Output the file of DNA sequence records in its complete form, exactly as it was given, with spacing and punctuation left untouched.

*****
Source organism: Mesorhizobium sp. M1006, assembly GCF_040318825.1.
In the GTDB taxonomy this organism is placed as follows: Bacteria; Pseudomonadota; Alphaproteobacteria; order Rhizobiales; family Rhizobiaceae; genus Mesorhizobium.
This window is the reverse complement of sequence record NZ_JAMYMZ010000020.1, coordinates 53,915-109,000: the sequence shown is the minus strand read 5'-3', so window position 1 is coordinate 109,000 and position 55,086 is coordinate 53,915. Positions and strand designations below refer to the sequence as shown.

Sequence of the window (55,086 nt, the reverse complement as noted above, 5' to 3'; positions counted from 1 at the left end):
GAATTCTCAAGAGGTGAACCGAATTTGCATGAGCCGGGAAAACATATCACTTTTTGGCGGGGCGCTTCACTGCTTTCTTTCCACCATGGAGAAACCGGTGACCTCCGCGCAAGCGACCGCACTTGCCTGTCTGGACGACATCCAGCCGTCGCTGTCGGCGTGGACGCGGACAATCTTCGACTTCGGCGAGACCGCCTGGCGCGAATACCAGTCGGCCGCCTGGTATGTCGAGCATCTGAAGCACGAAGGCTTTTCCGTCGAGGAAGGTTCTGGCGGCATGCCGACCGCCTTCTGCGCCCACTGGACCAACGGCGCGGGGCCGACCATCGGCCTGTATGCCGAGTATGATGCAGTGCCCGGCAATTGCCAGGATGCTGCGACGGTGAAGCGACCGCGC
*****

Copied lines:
Source organism: Mesorhizobium sp. M1006, assembly GCF_040318825.1.
In the GTDB taxonomy this organism is placed as follows: Bacteria; Pseudomonadota; Alphaproteobacteria; order Rhizobiales; family Rhizobiaceae; genus Mesorhizobium.
This window is the reverse complement of sequence record NZ_JAMYMZ010000020.1, coordinates 53,915-109,000: the sequence shown is the minus strand read 5'-3', so window position 1 is coordinate 109,000 and position 55,086 is coordinate 53,915. Positions and strand designations below refer to the sequence as shown.

Sequence of the window (55,086 nt, the reverse complement as noted above, 5' to 3'; positions counted from 1 at the left end):
GAATTCTCAAGAGGTGAACCGAATTTGCATGAGCCGGGAAAACATATCACTTTTTGGCGGGGCGCTTCACTGCTTTCTTTCCACCATGGAGAAACCGGTGACCTCCGCGCAAGCGACCGCACTTGCCTGTCTGGACGACATCCAGCCGTCGCTGTCGGCGTGGACGCGGACAATCTTCGACTTCGGCGAGACCGCCTGGCGCGAATACCAGTCGGCCGCCTGGTATGTCGAGCATCTGAAGCACGAAGGCTTTTCCGTCGAGGAAGGTTCTGGCGGCATGCCGACCGCCTTCTGCGCCCACTGGACCAACGGCGCGGGGCCGACCATCGGCCTGTATGCCGAGTATGATGCAGTGCCCGGCAATTGCCAGGATGCTGCGACGGTGAAGCGACCGCGC